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George Floyd’s death at the hands of Minneapolis police—the cruel, unjustified killing of yet another Black man by White officers charged to protect and serve—is a mournful window into America’s shameful human rights crisis.

If the inherent right to life venerated in our founding documents and celebrated as the supreme human right means anything, it must mean that our government cannot use its monopoly on coercive force to recklessly snuff out the lives of its own people. It must mean that the systemic racism infecting our public institutions—which has proven deadly to black and brown Americans—is treated as a threat to human dignity and human life.

 “I Can’t Breathe”

The video showing how police overwhelmed George Floyd—and the lethal consequence of their actions—documents an agonizing, persistent social trauma in our nation.

Floyd is prone on the asphalt street, arms bound behind him, an officer imposing the weight of his body on Floyd’s neck as he pleads for mercy. “I can’t breath,” he gasps.

Witnesses cry out in lament and protest, alarmed at the excessive force. Whatever reason police may have had for apprehending George Floyd, they had obviously succeeded: he was firmly in their custody. Yet they inflicted grave bodily harm–one officer through his inhumane actions, the others through their galling indifference.

The prophet cries out: “The Lord looked and was displeased… the Lord was appalled that there was no one to intervene.” (Isaiah 59:15-16)

Is it any wonder that an injustice appalling to the Creator of humanity would incite rage and backlash among those who have suffered for so long, witnessing repeated incidents of unholy disregard for their very lives?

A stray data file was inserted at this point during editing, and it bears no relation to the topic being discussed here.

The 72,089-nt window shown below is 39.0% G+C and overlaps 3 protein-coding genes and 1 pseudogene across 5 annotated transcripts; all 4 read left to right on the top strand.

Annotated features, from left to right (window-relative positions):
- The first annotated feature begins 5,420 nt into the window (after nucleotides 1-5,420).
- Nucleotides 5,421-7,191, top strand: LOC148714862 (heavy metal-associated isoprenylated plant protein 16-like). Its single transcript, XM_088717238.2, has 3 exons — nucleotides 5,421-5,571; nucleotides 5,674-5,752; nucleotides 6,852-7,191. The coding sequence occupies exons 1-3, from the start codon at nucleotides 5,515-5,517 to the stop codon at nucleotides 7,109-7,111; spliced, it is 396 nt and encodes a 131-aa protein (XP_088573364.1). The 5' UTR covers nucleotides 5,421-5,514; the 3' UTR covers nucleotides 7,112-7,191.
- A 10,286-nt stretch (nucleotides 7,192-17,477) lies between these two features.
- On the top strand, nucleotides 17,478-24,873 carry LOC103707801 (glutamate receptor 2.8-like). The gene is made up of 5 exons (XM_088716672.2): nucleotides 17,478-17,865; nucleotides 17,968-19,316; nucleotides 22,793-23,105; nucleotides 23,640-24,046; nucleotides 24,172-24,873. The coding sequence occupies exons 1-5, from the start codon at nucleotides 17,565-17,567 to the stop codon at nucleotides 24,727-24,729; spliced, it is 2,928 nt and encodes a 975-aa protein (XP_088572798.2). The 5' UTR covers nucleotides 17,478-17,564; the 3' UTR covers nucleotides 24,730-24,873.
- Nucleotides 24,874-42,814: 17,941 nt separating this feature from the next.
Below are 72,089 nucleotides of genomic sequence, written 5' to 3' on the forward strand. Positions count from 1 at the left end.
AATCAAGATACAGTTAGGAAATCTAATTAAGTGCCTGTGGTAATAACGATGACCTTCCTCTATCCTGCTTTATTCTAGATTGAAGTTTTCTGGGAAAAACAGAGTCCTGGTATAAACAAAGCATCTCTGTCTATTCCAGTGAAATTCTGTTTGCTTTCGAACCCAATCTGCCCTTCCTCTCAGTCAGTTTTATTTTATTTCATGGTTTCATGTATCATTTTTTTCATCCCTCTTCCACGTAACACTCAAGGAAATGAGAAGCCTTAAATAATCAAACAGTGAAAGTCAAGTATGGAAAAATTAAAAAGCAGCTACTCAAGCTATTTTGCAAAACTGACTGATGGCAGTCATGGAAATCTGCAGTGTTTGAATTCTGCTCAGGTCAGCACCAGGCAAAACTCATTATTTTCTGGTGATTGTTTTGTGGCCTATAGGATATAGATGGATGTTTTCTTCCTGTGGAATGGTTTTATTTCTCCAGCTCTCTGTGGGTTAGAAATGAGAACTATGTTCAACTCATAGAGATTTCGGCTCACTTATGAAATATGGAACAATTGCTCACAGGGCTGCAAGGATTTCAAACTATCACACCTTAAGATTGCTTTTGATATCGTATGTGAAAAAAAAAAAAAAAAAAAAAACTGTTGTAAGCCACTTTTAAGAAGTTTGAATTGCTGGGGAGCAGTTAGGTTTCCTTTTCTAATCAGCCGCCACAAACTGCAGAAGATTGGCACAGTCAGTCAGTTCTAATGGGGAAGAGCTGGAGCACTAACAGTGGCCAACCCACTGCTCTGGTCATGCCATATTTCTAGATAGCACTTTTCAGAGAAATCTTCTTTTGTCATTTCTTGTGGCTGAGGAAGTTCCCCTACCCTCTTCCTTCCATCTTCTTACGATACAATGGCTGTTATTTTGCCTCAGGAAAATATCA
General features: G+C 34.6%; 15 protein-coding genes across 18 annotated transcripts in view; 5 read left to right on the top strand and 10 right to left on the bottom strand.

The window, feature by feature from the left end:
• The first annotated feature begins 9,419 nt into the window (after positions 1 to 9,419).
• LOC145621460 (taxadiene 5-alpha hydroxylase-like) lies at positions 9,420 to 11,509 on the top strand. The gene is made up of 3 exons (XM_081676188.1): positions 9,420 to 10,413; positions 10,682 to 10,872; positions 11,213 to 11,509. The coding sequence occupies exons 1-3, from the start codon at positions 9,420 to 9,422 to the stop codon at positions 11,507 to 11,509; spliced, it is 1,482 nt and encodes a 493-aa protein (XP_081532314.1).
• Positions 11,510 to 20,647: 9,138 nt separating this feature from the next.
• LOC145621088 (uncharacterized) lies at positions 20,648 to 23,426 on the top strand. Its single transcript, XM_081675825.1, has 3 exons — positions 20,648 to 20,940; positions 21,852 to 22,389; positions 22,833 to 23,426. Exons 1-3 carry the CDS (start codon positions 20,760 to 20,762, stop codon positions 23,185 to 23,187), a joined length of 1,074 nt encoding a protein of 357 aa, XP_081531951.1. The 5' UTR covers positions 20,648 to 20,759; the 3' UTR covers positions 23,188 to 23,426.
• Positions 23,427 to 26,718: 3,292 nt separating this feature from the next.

As many have made clear, the root of the problem is pervasive systemic racism four centuries in the making–a shameful, unhealed scourge of our democracy.

An Inherent Right to Life

Minneapolis City Councilwoman Andrea Jenkins rightly proclaimed, “This is about the violation of human rights.”

Our government has promised to safeguard the inherent right to life of every human being. This right is recognized in our Declaration of Independence and Constitution. We’ve ratified multiple human rights treaties that protect it. We’ve pledged that this right (like others) is to be enjoyed by all people equally, without discrimination, including based on race, color, or ethnicity.

This means, first of all, officials must respect life. For police this means using only force that is absolutely necessary and is tempered to the needs of the situation.

One struggles to imagine what risk the unarmed, shackled Floyd posed to the no less than four armed policemen surrounding him. There is no hint he was a threat to others or poised to escape, no indication any force was warranted–either in the video of his demise, or security footage of his apprehension.

The needless taking of his life, recalling the killings of numerous unarmed Black men by U.S. police, violated George Floyd’s fundamental right to life.

Freedom from Fear

The “freedom from fear” famously invoked by Franklin D. Roosevelt was a founding purpose of the human rights movement. This phrase evokes Isaiah’s vision of a peaceable kingdom, where everyone will lie down in a vineyard of their own, and no one will be afraid. Yet people of color in the U.S., Black men in particular, have reason to shudder at the prospect of a police encounter.